by Bernd Heinrich
About the book: Heinrich involves us in his quest to get inside the mind of the raven. But as animals can only be spied on by getting quite close, Heinrich adopts ravens, thereby becoming a "raven father," as well as observing them in their natural habitat. He studies their daily routines, and in the process, paints a vivid picture of the ravens' world. At the heart of this book are Heinrich's love and respect for these complex and engaging creatures, and through his keen observation and analysis, we become their intimates too. Heinrich's passion for ravens has led him around the world in his research. Mind of the Raven follows an exotic journey—from New England to Germany, and from Montana to Baffin Island in the high Arctic—offering dazzling accounts of how science works in the field, filtered through the eyes of a passionate observer of nature. Each new discovery and insight into raven behavior is thrilling to read, at once lyrical and scientific.
by Visit Amazon's Sharon Beals Pagesearch resultsLearn about Author CentralSharon Beals
About the book: Sharon Beals' gorgeous photographs of nests offer a new window onto the life and beauty of birds. Drawn from the collections of the California Academy of Sciences, the Museum of Vertebrate Zoology at UC Berkeley, and the Western Foundation of Vertebrate Zoology, these birds' nests from around the world offer astonishing insight into the intricate detail wrought by nature's most fastidious architects. Lovely images of nests and eggs are set against rich black backgrounds, and are accompanied by fascinating and informative portraits—conveyed through words and illustrations—of the birds that built them. A beautiful volume, Nests is the perfect gift for birders, bird lovers, and anyone captivated by the fleeting and fascinating splendor of the natural world.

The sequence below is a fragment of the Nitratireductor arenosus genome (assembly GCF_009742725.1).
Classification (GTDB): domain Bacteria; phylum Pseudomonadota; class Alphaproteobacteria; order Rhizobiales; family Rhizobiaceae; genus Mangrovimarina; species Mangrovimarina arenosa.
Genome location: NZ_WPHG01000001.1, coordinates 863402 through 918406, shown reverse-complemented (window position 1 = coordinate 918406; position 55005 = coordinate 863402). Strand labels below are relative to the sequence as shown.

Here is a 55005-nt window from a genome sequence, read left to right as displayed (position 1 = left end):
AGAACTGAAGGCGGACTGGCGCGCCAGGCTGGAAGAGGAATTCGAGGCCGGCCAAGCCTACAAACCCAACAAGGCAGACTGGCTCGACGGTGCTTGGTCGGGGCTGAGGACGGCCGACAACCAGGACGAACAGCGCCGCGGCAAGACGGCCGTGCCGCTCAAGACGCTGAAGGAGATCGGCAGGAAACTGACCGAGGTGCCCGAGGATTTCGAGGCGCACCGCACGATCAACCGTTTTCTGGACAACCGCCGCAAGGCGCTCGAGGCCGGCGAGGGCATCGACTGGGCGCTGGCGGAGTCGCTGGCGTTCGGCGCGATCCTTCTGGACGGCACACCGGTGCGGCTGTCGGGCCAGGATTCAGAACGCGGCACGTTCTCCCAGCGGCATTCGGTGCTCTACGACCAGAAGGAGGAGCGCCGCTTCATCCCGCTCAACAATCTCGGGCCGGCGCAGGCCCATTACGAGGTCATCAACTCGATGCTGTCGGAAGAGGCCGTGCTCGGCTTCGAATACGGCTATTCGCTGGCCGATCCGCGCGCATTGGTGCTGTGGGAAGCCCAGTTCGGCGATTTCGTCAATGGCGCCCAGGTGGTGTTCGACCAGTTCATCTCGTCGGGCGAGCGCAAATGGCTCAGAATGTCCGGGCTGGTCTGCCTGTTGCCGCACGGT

by Peter Goodfellow
About the book: Birds are the most consistently inventive builders, and their nests set the bar for functional design in nature. Avian Architecture describes how birds design, engineer, and build their nests, deconstructing all types of nests found around the world using architectural blueprints and detailed descriptions of the construction processes and engineering techniques birds use. This spectacularly illustrated book features 300 full-color images and more than 35 case studies that profile key species worldwide. Each chapter covers a different type of nest, from tunnel nests and mound nests to floating nests, hanging nests, woven nests, and even multiple-nest avian cities. Other kinds of avian construction--such as bowers and harvest wells--are also featured. Avian Architecture includes intricate step-by-step sequences, visual spreads on nest-building materials and methods, and insightful commentary by a leading expert. Illustrates how birds around the world design, engineer, and build their nests Features architectural blueprints, step-by-step sequences, visual spreads on nest-building materials and methods, and expert commentary Includes 300 full-color images Covers more than 100 bird species worldwide